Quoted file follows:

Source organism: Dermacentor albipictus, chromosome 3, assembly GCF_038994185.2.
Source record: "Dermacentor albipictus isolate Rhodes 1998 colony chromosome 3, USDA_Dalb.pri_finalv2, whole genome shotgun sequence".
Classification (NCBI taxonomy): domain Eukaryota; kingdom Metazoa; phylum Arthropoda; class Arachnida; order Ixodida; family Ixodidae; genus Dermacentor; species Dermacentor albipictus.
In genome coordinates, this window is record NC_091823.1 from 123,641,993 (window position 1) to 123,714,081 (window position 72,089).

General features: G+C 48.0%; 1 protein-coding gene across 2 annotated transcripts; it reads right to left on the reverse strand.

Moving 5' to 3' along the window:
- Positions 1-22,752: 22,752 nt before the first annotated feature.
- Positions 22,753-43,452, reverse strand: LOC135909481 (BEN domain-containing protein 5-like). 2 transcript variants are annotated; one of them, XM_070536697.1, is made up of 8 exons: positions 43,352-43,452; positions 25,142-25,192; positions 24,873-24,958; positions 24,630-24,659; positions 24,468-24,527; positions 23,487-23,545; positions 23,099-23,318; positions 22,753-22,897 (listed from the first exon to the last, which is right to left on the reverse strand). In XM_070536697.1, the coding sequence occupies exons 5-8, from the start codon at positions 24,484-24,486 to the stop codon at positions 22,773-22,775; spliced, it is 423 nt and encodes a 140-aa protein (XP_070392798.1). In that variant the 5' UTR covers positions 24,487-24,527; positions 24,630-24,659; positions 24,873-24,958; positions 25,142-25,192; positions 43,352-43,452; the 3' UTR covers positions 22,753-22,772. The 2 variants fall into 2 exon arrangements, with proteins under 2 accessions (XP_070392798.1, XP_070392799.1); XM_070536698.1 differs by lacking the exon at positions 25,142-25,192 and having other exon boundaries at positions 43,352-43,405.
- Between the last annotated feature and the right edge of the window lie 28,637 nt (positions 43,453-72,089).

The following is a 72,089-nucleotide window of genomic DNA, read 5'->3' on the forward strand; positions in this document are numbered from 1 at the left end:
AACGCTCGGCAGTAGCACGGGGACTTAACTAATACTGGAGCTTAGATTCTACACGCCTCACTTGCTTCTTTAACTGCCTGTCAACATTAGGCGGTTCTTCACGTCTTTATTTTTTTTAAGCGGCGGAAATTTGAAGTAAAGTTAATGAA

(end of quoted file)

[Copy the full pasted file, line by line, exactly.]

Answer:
Source organism: Dermacentor albipictus, chromosome 3, assembly GCF_038994185.2.
Source record: "Dermacentor albipictus isolate Rhodes 1998 colony chromosome 3, USDA_Dalb.pri_finalv2, whole genome shotgun sequence".
Classification (NCBI taxonomy): domain Eukaryota; kingdom Metazoa; phylum Arthropoda; class Arachnida; order Ixodida; family Ixodidae; genus Dermacentor; species Dermacentor albipictus.
In genome coordinates, this window is record NC_091823.1 from 123,641,993 (window position 1) to 123,714,081 (window position 72,089).

General features: G+C 48.0%; 1 protein-coding gene across 2 annotated transcripts; it reads right to left on the reverse strand.

Moving 5' to 3' along the window:
- Positions 1-22,752: 22,752 nt before the first annotated feature.
- Positions 22,753-43,452, reverse strand: LOC135909481 (BEN domain-containing protein 5-like). 2 transcript variants are annotated; one of them, XM_070536697.1, is made up of 8 exons: positions 43,352-43,452; positions 25,142-25,192; positions 24,873-24,958; positions 24,630-24,659; positions 24,468-24,527; positions 23,487-23,545; positions 23,099-23,318; positions 22,753-22,897 (listed from the first exon to the last, which is right to left on the reverse strand). In XM_070536697.1, the coding sequence occupies exons 5-8, from the start codon at positions 24,484-24,486 to the stop codon at positions 22,773-22,775; spliced, it is 423 nt and encodes a 140-aa protein (XP_070392798.1). In that variant the 5' UTR covers positions 24,487-24,527; positions 24,630-24,659; positions 24,873-24,958; positions 25,142-25,192; positions 43,352-43,452; the 3' UTR covers positions 22,753-22,772. The 2 variants fall into 2 exon arrangements, with proteins under 2 accessions (XP_070392798.1, XP_070392799.1); XM_070536698.1 differs by lacking the exon at positions 25,142-25,192 and having other exon boundaries at positions 43,352-43,405.
- Between the last annotated feature and the right edge of the window lie 28,637 nt (positions 43,453-72,089).

The following is a 72,089-nucleotide window of genomic DNA, read 5'->3' on the forward strand; positions in this document are numbered from 1 at the left end:
AACGCTCGGCAGTAGCACGGGGACTTAACTAATACTGGAGCTTAGATTCTACACGCCTCACTTGCTTCTTTAACTGCCTGTCAACATTAGGCGGTTCTTCACGTCTTTATTTTTTTTAAGCGGCGGAAATTTGAAGTAAAGTTAATGAA